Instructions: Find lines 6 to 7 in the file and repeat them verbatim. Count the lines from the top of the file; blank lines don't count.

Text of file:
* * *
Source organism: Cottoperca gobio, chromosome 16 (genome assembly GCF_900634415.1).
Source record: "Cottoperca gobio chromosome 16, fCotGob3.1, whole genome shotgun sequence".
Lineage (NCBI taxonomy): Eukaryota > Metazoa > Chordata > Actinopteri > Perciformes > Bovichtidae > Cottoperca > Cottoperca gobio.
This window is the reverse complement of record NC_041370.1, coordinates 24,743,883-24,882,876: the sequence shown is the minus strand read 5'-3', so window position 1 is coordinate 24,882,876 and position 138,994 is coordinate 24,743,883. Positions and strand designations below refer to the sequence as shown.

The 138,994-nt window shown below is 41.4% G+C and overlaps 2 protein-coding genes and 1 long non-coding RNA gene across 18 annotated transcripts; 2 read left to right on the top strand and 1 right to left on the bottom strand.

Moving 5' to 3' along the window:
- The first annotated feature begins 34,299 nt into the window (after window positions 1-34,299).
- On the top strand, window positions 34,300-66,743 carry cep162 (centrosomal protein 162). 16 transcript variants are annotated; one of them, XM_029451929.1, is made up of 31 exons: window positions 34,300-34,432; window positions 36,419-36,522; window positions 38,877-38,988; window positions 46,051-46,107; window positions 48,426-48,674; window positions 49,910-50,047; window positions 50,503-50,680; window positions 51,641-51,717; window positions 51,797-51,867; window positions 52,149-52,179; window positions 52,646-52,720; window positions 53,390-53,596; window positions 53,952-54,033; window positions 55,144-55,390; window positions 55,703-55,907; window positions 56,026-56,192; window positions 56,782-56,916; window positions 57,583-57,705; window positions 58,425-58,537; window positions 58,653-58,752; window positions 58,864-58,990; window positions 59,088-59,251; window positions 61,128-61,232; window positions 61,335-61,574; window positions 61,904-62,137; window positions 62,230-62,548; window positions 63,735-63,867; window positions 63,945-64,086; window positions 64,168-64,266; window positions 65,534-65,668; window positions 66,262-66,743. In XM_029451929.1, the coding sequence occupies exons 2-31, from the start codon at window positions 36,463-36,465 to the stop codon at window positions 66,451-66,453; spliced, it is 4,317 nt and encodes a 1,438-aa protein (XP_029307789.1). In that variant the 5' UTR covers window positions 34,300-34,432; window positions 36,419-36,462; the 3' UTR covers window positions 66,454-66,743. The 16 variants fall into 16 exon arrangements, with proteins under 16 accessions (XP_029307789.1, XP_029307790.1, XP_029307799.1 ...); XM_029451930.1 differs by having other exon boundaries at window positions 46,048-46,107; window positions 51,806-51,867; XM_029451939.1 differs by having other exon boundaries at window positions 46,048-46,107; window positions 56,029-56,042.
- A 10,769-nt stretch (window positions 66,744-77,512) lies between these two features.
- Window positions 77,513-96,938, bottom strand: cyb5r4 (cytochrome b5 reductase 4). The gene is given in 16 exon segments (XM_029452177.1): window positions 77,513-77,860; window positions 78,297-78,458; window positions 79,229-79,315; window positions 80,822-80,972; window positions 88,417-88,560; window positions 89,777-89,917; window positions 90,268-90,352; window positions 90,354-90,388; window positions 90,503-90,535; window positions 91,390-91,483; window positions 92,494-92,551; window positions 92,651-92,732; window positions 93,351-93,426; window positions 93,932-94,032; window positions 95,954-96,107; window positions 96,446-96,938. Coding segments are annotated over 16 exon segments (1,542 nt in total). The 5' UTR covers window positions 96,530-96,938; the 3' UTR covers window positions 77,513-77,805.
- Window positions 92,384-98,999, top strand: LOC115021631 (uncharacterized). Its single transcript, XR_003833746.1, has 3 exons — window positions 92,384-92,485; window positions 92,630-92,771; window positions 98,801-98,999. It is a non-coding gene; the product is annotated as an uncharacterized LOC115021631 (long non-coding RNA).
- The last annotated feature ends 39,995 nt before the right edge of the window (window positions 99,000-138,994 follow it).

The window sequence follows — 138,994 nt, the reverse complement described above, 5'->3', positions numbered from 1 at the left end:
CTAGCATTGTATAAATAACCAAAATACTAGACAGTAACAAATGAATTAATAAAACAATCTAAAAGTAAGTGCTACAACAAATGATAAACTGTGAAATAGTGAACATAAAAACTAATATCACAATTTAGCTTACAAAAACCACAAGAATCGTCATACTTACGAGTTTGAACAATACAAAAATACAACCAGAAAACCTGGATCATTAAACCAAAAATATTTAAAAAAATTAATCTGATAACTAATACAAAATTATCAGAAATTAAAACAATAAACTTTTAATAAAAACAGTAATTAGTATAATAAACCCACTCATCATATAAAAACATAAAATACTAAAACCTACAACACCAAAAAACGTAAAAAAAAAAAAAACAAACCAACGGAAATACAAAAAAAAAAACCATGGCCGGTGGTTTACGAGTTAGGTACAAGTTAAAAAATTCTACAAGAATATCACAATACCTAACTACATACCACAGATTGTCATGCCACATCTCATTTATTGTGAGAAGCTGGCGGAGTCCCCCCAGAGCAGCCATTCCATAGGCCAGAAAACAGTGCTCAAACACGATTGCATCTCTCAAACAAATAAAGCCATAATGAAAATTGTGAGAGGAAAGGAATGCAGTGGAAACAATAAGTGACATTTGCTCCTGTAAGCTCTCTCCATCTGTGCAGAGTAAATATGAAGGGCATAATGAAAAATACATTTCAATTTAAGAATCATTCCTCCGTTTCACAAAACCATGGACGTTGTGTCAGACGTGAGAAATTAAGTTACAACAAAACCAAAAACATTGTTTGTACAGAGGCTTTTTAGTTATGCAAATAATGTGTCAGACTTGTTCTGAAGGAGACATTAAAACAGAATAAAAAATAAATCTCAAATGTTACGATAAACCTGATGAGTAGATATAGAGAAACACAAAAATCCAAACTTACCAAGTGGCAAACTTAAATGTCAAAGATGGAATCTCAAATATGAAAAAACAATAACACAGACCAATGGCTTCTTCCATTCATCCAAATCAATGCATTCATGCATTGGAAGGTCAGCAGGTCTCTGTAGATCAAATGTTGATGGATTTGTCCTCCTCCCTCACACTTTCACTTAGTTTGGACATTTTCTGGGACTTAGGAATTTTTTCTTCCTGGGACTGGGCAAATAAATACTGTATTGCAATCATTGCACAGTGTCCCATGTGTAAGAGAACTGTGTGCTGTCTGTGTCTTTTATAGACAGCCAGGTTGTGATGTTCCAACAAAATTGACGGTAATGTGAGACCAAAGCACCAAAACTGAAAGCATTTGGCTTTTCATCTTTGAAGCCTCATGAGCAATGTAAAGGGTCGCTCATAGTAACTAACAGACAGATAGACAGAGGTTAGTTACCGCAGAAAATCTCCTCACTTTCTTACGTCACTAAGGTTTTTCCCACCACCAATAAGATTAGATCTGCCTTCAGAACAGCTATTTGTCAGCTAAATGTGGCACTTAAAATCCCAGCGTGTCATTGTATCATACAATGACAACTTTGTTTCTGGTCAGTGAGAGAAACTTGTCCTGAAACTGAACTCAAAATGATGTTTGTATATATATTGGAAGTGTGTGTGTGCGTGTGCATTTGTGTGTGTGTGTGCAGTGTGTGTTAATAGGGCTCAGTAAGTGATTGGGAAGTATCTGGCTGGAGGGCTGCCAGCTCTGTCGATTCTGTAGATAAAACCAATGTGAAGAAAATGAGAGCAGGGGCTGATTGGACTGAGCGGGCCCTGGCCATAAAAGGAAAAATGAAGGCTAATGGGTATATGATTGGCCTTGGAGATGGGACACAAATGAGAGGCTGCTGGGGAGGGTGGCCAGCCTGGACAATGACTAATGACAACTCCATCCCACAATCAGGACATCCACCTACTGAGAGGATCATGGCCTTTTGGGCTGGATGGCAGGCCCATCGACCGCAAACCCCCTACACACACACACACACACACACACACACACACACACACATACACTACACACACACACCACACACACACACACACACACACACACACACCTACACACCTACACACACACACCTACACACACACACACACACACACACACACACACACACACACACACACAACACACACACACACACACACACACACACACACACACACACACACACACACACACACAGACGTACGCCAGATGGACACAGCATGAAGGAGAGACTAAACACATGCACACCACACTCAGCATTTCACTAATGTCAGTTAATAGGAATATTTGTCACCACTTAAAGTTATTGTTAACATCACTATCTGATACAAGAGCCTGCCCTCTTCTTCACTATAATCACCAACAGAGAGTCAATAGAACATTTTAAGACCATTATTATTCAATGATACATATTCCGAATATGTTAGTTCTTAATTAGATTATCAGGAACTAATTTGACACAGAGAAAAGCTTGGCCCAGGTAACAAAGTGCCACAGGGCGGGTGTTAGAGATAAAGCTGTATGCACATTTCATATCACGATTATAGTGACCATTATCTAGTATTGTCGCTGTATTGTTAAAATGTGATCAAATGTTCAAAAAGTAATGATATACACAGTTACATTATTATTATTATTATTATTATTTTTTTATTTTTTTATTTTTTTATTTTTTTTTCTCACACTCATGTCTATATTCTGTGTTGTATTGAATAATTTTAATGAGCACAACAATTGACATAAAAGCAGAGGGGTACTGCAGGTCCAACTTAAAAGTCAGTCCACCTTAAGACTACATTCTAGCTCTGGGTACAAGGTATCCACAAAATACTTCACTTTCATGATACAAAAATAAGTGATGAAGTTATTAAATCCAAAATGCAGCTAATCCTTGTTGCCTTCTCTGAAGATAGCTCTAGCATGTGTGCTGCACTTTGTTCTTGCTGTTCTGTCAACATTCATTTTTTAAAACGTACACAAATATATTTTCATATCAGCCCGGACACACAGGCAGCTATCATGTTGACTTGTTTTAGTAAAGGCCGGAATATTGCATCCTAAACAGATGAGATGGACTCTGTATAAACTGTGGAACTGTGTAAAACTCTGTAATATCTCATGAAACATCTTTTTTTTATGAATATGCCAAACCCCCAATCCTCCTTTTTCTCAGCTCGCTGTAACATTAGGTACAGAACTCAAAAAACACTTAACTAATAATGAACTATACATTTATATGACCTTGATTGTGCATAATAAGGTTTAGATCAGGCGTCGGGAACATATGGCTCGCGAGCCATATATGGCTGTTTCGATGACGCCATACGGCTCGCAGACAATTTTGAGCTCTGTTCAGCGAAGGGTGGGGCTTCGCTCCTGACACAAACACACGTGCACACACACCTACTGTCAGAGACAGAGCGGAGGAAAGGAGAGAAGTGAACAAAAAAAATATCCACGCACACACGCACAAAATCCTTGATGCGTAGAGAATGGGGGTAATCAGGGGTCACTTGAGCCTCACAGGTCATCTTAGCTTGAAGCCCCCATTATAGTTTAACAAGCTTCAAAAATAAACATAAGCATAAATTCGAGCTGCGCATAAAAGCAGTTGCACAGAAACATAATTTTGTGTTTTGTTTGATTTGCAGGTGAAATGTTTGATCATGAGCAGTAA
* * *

Moving 5' to 3' along the window:
- The first annotated feature begins 34,299 nt into the window (after window positions 1-34,299).